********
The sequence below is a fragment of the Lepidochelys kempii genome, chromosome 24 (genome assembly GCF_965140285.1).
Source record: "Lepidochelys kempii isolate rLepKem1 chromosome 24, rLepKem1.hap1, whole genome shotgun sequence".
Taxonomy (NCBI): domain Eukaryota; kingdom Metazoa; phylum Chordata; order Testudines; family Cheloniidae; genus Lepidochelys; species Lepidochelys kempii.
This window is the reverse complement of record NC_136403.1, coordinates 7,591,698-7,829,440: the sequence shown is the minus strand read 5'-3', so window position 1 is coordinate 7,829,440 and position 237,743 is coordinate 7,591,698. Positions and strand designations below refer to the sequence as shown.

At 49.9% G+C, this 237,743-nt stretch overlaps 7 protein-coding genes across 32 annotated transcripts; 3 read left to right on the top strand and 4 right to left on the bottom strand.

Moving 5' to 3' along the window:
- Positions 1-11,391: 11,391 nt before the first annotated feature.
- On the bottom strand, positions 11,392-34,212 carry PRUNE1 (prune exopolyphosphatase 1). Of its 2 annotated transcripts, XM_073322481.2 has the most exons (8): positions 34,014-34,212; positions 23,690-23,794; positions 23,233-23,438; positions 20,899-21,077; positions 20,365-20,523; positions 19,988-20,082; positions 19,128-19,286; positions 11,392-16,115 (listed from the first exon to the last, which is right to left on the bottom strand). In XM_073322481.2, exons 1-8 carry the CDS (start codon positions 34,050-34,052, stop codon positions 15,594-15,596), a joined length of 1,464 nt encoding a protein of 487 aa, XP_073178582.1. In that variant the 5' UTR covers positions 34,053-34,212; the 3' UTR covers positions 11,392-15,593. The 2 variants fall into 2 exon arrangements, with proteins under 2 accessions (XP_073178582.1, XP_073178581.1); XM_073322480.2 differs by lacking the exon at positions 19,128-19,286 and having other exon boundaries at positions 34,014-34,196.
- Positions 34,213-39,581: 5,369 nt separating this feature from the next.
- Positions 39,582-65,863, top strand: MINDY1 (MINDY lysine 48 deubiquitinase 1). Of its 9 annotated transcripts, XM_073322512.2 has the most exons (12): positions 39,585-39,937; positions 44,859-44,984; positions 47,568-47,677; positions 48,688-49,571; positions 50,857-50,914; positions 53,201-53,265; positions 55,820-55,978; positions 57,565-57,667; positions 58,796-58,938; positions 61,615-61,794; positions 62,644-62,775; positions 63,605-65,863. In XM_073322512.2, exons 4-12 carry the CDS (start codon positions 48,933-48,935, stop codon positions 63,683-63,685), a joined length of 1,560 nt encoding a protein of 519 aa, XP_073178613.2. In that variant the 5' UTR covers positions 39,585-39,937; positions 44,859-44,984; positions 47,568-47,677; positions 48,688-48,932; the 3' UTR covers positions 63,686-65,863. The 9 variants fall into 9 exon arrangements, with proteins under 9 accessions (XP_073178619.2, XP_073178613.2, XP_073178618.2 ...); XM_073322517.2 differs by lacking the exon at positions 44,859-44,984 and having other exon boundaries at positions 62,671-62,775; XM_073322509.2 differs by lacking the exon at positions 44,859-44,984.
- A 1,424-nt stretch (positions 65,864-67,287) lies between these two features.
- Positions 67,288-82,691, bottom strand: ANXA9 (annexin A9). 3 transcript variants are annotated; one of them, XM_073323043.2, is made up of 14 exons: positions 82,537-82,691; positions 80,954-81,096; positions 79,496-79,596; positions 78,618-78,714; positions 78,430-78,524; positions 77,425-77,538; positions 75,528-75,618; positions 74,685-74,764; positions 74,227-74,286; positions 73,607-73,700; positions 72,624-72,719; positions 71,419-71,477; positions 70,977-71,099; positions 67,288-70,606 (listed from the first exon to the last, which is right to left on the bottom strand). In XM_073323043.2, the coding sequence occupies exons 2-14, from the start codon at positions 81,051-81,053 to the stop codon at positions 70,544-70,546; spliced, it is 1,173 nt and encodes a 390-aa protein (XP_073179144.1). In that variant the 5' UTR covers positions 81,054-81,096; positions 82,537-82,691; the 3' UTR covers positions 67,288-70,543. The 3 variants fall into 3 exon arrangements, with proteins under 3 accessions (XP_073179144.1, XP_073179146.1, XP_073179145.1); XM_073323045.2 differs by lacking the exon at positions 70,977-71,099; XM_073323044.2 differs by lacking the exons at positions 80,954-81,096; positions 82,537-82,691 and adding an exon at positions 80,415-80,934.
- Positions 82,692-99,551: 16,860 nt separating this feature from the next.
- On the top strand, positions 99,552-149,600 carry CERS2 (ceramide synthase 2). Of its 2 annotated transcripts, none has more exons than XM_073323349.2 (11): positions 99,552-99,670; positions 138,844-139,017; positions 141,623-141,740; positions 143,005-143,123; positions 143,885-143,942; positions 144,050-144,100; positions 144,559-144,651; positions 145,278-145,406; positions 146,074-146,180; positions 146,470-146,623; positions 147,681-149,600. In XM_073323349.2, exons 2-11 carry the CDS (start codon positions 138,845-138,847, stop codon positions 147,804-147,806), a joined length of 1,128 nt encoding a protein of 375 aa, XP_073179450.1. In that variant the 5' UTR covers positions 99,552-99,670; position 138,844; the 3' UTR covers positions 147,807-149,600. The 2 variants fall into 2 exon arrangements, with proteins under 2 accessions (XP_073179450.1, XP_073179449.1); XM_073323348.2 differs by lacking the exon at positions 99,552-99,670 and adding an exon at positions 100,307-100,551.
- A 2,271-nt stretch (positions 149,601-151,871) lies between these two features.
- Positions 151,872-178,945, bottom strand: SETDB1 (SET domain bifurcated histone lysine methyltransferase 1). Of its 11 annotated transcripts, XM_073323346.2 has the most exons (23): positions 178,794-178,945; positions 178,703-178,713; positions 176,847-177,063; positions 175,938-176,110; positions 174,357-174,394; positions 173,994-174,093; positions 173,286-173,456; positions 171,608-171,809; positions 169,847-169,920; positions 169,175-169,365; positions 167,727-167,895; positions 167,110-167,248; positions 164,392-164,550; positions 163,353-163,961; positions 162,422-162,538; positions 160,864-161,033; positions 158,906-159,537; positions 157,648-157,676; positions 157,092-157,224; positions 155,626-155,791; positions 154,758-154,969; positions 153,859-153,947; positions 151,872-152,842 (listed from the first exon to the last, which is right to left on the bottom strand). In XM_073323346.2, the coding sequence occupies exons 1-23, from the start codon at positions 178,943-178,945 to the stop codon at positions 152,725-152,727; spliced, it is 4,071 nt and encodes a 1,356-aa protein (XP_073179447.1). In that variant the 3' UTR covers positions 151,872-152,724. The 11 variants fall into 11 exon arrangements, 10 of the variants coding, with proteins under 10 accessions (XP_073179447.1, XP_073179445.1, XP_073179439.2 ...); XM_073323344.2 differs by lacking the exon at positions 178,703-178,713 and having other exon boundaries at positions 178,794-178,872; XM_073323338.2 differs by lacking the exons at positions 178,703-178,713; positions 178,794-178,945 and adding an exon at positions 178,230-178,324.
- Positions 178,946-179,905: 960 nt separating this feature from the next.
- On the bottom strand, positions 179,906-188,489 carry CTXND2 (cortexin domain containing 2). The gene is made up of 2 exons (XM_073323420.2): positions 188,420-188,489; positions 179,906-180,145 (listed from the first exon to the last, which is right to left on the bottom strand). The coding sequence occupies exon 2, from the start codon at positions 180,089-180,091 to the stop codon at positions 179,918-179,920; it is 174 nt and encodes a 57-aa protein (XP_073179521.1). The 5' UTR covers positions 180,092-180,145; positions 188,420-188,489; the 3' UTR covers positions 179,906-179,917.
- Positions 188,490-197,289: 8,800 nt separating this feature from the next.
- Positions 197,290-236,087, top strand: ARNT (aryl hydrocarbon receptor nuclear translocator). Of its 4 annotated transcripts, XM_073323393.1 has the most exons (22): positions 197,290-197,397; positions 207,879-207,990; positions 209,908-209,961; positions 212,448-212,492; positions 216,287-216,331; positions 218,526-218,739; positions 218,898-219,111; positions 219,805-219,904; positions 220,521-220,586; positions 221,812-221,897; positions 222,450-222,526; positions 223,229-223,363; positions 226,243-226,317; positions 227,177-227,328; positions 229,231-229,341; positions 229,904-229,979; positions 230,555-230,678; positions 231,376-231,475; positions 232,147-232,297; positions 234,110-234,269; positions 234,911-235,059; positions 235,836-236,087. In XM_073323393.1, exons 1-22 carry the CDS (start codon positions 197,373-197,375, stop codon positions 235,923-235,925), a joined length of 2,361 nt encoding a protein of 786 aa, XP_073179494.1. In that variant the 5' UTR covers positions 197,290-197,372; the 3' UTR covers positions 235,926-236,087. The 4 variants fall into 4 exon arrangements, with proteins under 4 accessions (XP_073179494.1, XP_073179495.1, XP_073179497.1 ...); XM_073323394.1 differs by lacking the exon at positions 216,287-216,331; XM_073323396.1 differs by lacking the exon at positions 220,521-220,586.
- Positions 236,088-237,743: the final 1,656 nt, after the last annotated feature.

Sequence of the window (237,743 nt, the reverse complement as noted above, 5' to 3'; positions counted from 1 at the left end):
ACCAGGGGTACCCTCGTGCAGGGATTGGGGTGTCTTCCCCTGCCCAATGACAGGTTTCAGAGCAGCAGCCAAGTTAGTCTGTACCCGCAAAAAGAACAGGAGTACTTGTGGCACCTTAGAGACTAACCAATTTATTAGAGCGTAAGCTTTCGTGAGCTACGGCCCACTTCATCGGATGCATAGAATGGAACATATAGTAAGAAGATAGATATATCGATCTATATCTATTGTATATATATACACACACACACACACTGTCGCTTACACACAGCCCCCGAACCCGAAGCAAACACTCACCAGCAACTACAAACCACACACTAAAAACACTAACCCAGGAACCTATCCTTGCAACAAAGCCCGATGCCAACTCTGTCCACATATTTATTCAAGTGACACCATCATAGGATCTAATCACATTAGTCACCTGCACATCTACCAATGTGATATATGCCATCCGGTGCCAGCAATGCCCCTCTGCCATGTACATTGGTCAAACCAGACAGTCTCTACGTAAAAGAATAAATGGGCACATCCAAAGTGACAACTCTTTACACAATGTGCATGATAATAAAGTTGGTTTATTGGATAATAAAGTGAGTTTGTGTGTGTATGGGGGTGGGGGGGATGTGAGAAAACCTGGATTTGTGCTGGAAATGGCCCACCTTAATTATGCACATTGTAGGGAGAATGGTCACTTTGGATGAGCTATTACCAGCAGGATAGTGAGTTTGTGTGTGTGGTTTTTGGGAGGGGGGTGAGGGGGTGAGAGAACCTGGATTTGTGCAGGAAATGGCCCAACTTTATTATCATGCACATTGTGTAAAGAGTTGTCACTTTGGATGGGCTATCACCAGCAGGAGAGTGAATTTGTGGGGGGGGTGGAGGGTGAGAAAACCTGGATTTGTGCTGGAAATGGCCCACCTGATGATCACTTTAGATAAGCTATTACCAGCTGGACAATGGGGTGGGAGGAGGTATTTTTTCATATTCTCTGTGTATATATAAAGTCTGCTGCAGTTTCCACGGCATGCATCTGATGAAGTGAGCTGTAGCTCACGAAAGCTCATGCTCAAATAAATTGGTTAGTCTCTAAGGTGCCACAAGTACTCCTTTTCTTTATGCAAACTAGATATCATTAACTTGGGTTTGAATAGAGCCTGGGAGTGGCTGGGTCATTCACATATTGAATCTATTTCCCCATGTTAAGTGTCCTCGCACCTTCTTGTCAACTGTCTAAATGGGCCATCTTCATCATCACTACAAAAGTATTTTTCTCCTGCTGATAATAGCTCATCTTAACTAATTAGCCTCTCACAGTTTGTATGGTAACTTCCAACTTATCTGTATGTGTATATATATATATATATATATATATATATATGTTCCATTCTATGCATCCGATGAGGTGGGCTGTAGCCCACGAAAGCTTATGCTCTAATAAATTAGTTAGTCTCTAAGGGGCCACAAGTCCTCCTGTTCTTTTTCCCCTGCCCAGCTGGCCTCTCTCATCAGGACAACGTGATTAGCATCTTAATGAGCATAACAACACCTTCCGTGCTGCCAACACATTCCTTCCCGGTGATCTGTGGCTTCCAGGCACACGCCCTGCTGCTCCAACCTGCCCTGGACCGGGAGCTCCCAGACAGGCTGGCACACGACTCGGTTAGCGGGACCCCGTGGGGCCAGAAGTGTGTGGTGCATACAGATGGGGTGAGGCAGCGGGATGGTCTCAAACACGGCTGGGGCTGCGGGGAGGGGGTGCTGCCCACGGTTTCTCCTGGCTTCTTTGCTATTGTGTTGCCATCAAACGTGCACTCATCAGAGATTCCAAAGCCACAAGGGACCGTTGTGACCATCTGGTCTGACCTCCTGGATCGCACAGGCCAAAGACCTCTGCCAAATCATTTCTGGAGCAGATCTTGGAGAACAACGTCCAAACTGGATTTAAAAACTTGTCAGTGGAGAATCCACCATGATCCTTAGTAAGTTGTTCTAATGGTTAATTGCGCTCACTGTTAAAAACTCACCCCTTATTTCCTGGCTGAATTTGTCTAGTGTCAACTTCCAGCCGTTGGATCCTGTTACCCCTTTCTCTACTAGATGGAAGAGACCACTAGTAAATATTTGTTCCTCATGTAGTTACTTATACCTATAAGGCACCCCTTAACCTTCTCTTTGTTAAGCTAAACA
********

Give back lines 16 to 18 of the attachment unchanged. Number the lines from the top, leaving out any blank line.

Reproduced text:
- Positions 151,872-178,945, bottom strand: SETDB1 (SET domain bifurcated histone lysine methyltransferase 1). Of its 11 annotated transcripts, XM_073323346.2 has the most exons (23): positions 178,794-178,945; positions 178,703-178,713; positions 176,847-177,063; positions 175,938-176,110; positions 174,357-174,394; positions 173,994-174,093; positions 173,286-173,456; positions 171,608-171,809; positions 169,847-169,920; positions 169,175-169,365; positions 167,727-167,895; positions 167,110-167,248; positions 164,392-164,550; positions 163,353-163,961; positions 162,422-162,538; positions 160,864-161,033; positions 158,906-159,537; positions 157,648-157,676; positions 157,092-157,224; positions 155,626-155,791; positions 154,758-154,969; positions 153,859-153,947; positions 151,872-152,842 (listed from the first exon to the last, which is right to left on the bottom strand). In XM_073323346.2, the coding sequence occupies exons 1-23, from the start codon at positions 178,943-178,945 to the stop codon at positions 152,725-152,727; spliced, it is 4,071 nt and encodes a 1,356-aa protein (XP_073179447.1). In that variant the 3' UTR covers positions 151,872-152,724. The 11 variants fall into 11 exon arrangements, 10 of the variants coding, with proteins under 10 accessions (XP_073179447.1, XP_073179445.1, XP_073179439.2 ...); XM_073323344.2 differs by lacking the exon at positions 178,703-178,713 and having other exon boundaries at positions 178,794-178,872; XM_073323338.2 differs by lacking the exons at positions 178,703-178,713; positions 178,794-178,945 and adding an exon at positions 178,230-178,324.
- Positions 178,946-179,905: 960 nt separating this feature from the next.
- On the bottom strand, positions 179,906-188,489 carry CTXND2 (cortexin domain containing 2). The gene is made up of 2 exons (XM_073323420.2): positions 188,420-188,489; positions 179,906-180,145 (listed from the first exon to the last, which is right to left on the bottom strand). The coding sequence occupies exon 2, from the start codon at positions 180,089-180,091 to the stop codon at positions 179,918-179,920; it is 174 nt and encodes a 57-aa protein (XP_073179521.1). The 5' UTR covers positions 180,092-180,145; positions 188,420-188,489; the 3' UTR covers positions 179,906-179,917.